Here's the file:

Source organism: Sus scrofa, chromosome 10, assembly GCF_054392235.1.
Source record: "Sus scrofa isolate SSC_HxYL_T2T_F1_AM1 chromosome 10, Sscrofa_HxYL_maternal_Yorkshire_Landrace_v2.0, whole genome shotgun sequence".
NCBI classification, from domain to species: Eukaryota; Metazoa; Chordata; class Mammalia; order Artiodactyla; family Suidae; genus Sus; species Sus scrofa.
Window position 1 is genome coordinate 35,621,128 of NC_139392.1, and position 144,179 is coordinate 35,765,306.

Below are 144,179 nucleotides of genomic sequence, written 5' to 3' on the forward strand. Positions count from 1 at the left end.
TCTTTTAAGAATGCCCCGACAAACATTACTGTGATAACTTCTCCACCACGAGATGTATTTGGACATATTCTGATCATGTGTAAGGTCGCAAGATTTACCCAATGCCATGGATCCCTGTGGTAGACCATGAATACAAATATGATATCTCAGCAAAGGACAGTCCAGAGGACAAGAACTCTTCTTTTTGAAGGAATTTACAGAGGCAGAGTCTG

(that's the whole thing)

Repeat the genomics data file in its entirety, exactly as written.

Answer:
Source organism: Sus scrofa, chromosome 10, assembly GCF_054392235.1.
Source record: "Sus scrofa isolate SSC_HxYL_T2T_F1_AM1 chromosome 10, Sscrofa_HxYL_maternal_Yorkshire_Landrace_v2.0, whole genome shotgun sequence".
NCBI classification, from domain to species: Eukaryota; Metazoa; Chordata; class Mammalia; order Artiodactyla; family Suidae; genus Sus; species Sus scrofa.
Window position 1 is genome coordinate 35,621,128 of NC_139392.1, and position 144,179 is coordinate 35,765,306.

Below are 144,179 nucleotides of genomic sequence, written 5' to 3' on the forward strand. Positions count from 1 at the left end.
TCTTTTAAGAATGCCCCGACAAACATTACTGTGATAACTTCTCCACCACGAGATGTATTTGGACATATTCTGATCATGTGTAAGGTCGCAAGATTTACCCAATGCCATGGATCCCTGTGGTAGACCATGAATACAAATATGATATCTCAGCAAAGGACAGTCCAGAGGACAAGAACTCTTCTTTTTGAAGGAATTTACAGAGGCAGAGTCTG